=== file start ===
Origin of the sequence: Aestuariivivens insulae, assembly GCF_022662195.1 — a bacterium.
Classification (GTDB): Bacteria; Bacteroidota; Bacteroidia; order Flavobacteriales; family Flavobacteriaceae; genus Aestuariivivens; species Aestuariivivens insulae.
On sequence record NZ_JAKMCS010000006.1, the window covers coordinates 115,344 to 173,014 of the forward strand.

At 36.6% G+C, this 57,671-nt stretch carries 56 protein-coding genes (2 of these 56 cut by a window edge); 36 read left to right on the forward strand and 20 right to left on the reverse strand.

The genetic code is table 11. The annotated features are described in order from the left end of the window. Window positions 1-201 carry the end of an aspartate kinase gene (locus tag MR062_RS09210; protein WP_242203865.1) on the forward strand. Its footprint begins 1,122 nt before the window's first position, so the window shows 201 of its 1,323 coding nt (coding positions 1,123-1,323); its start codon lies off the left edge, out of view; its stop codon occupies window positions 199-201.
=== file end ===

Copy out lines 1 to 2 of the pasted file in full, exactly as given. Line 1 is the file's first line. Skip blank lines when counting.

Origin of the sequence: Aestuariivivens insulae, assembly GCF_022662195.1 — a bacterium.
Classification (GTDB): Bacteria; Bacteroidota; Bacteroidia; order Flavobacteriales; family Flavobacteriaceae; genus Aestuariivivens; species Aestuariivivens insulae.